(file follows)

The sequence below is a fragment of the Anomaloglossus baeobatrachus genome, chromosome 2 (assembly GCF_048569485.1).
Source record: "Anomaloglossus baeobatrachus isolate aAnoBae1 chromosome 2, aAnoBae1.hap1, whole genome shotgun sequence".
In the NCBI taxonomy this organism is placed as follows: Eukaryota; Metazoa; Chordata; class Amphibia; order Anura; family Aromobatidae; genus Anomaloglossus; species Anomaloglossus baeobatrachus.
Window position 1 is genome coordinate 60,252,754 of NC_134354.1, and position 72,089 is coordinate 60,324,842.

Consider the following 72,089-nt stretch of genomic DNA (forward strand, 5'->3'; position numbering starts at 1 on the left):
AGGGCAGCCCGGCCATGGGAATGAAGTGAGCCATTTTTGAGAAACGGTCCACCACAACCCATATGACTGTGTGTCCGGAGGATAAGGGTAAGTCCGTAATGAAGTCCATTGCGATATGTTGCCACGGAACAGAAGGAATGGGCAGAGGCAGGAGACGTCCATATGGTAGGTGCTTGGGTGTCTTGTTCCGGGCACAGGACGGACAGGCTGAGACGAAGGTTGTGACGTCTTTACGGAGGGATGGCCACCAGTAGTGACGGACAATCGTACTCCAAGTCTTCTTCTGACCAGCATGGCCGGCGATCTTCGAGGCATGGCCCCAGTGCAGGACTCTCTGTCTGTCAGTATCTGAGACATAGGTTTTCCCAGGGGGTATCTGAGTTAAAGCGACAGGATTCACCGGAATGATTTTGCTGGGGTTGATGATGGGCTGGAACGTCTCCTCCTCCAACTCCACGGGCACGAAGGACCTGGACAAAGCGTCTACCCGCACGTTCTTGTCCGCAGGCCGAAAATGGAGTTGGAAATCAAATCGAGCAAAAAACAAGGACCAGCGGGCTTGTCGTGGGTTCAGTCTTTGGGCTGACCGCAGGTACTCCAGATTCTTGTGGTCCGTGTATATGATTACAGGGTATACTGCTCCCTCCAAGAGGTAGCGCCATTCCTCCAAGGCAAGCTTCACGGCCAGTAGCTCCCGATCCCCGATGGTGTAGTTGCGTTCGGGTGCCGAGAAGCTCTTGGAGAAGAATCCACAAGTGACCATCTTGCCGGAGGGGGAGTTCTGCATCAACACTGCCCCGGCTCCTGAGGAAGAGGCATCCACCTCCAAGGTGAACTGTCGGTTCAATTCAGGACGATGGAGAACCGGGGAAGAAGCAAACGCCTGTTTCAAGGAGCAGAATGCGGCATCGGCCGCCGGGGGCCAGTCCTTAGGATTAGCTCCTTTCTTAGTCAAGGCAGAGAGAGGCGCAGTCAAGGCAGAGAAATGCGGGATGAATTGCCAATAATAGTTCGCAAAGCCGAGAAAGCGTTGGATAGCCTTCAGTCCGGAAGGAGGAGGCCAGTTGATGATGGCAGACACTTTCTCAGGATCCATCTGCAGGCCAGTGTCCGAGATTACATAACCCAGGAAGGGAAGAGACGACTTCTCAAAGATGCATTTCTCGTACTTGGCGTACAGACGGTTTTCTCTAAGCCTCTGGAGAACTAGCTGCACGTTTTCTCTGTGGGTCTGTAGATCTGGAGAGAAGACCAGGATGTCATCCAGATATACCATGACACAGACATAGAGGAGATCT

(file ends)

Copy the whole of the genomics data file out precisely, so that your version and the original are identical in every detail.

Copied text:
The sequence below is a fragment of the Anomaloglossus baeobatrachus genome, chromosome 2 (assembly GCF_048569485.1).
Source record: "Anomaloglossus baeobatrachus isolate aAnoBae1 chromosome 2, aAnoBae1.hap1, whole genome shotgun sequence".
In the NCBI taxonomy this organism is placed as follows: Eukaryota; Metazoa; Chordata; class Amphibia; order Anura; family Aromobatidae; genus Anomaloglossus; species Anomaloglossus baeobatrachus.
Window position 1 is genome coordinate 60,252,754 of NC_134354.1, and position 72,089 is coordinate 60,324,842.

Consider the following 72,089-nt stretch of genomic DNA (forward strand, 5'->3'; position numbering starts at 1 on the left):
AGGGCAGCCCGGCCATGGGAATGAAGTGAGCCATTTTTGAGAAACGGTCCACCACAACCCATATGACTGTGTGTCCGGAGGATAAGGGTAAGTCCGTAATGAAGTCCATTGCGATATGTTGCCACGGAACAGAAGGAATGGGCAGAGGCAGGAGACGTCCATATGGTAGGTGCTTGGGTGTCTTGTTCCGGGCACAGGACGGACAGGCTGAGACGAAGGTTGTGACGTCTTTACGGAGGGATGGCCACCAGTAGTGACGGACAATCGTACTCCAAGTCTTCTTCTGACCAGCATGGCCGGCGATCTTCGAGGCATGGCCCCAGTGCAGGACTCTCTGTCTGTCAGTATCTGAGACATAGGTTTTCCCAGGGGGTATCTGAGTTAAAGCGACAGGATTCACCGGAATGATTTTGCTGGGGTTGATGATGGGCTGGAACGTCTCCTCCTCCAACTCCACGGGCACGAAGGACCTGGACAAAGCGTCTACCCGCACGTTCTTGTCCGCAGGCCGAAAATGGAGTTGGAAATCAAATCGAGCAAAAAACAAGGACCAGCGGGCTTGTCGTGGGTTCAGTCTTTGGGCTGACCGCAGGTACTCCAGATTCTTGTGGTCCGTGTATATGATTACAGGGTATACTGCTCCCTCCAAGAGGTAGCGCCATTCCTCCAAGGCAAGCTTCACGGCCAGTAGCTCCCGATCCCCGATGGTGTAGTTGCGTTCGGGTGCCGAGAAGCTCTTGGAGAAGAATCCACAAGTGACCATCTTGCCGGAGGGGGAGTTCTGCATCAACACTGCCCCGGCTCCTGAGGAAGAGGCATCCACCTCCAAGGTGAACTGTCGGTTCAATTCAGGACGATGGAGAACCGGGGAAGAAGCAAACGCCTGTTTCAAGGAGCAGAATGCGGCATCGGCCGCCGGGGGCCAGTCCTTAGGATTAGCTCCTTTCTTAGTCAAGGCAGAGAGAGGCGCAGTCAAGGCAGAGAAATGCGGGATGAATTGCCAATAATAGTTCGCAAAGCCGAGAAAGCGTTGGATAGCCTTCAGTCCGGAAGGAGGAGGCCAGTTGATGATGGCAGACACTTTCTCAGGATCCATCTGCAGGCCAGTGTCCGAGATTACATAACCCAGGAAGGGAAGAGACGACTTCTCAAAGATGCATTTCTCGTACTTGGCGTACAGACGGTTTTCTCTAAGCCTCTGGAGAACTAGCTGCACGTTTTCTCTGTGGGTCTGTAGATCTGGAGAGAAGACCAGGATGTCATCCAGATATACCATGACACAGACATAGAGGAGATCT